Meanwhile a county resolution said the reorganization of the Dana Point Harbor Department into O.C. Parks would “improve service delivery to the public” and allow the county’s real estate department “to focus its efforts on the revitalization of Dana Point Harbor through the Public Private Partnership.”
A county staff report stated the duties previously assumed by Gross would be the responsibility of the O.C. Parks director should the two departments be merged.
“The purpose of the designation of the director of O.C. Parks to perform the duties previously performed by the director of Dana Point Harbor is to ensure compliance with the Coastal Development Permit for the harbor’s revitalization,” county staff stated. “If approved, the reporting relationships will be effective immediately and any technical adjustments to positions, appropriations and revenue will be made as part of the First Quarter Budget Report.”
Yet the county did not specifically outline the way additional staffing would boost oversight or accountability of Dana Point Harbor’s management practices.
A few questions immediately come to mind, such as whether a larger staff would actually translate into greater oversight and accountability or whether O.C. Parks is equipped to manage Dana Point Harbor.
Bartlett gave her two cents as to why additional accountability and oversight is necessary in the first place.
“The audit identifies issues related to an unapproved program and highlights a need to address operational deficiencies. There is no nexus to the revitalization effort,” Bartlett said.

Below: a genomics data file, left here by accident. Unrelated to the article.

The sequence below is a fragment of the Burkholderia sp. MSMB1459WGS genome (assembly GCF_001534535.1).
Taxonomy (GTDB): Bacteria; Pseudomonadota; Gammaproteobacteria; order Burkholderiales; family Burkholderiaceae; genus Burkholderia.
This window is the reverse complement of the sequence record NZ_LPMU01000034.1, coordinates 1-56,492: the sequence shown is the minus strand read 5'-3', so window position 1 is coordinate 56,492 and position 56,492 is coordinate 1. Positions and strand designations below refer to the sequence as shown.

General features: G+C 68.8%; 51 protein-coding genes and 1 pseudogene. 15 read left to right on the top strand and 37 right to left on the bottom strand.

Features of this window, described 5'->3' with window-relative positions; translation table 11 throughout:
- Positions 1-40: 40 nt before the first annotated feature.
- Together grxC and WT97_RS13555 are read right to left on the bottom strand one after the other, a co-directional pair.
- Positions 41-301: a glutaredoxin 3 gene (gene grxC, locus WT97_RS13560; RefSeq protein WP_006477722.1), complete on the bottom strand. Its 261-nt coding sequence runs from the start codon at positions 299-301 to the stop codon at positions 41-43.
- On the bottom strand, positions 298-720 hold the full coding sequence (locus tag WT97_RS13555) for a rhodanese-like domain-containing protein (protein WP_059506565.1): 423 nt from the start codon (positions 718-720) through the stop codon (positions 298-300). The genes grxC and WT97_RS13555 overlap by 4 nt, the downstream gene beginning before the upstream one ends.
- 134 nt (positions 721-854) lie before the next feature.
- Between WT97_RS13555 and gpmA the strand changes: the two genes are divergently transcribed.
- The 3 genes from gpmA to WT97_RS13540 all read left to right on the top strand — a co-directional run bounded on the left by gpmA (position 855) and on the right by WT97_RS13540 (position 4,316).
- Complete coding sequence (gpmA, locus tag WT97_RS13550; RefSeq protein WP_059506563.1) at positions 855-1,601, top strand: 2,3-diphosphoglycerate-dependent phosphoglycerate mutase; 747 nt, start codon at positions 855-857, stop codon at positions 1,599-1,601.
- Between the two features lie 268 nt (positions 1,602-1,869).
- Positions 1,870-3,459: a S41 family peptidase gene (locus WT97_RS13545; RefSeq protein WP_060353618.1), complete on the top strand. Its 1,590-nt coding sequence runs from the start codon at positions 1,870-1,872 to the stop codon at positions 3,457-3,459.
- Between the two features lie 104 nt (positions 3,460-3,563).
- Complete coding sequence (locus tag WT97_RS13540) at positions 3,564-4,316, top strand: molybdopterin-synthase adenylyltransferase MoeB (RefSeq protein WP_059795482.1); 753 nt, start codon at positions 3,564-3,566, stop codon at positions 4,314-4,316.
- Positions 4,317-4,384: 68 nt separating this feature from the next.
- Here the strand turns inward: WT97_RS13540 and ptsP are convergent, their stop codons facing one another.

Then again the Orange County Auditor-Controller’s office plans to release three more audit reports this year. The Auditor-Controller has also drafted an Internal Audit, which would soon be in front of the Board of Supervisors for approval, to assess the procurement process of the harbor revitalization’s request for qualifications.
“The remaining audits are underway and include a review of the Dana Point Harbor Special Revenue Operating Fund. This should be complete by late summer along with a separate audit of the Ocean Institute lease,” a spokesperson with the Auditor-Controller’s office told The Log. “In early fall, an audit of the Vintage Marina Partners, which oversees various retail concessions and dry boat storage, will be released.”
Perhaps additional “operational deficiencies” would be revealed as these reports become public. County officials say business would continue to move forward despite recent events but what happens when potential private vendors take stock of how the process is playing out and balks at putting $175 million into revitalizing Dana Point Harbor?
What happens if the county can’t find a private vendor to commit to the project? Does the county have the resources, funding and infrastructure to fund the revitalization on its own?
If these, or other, questions weigh on your mind it’s not too late to have your voice heard. You can still share your thoughts or direct questions toward the Board of Supervisors before the final merger vote is held on June 28.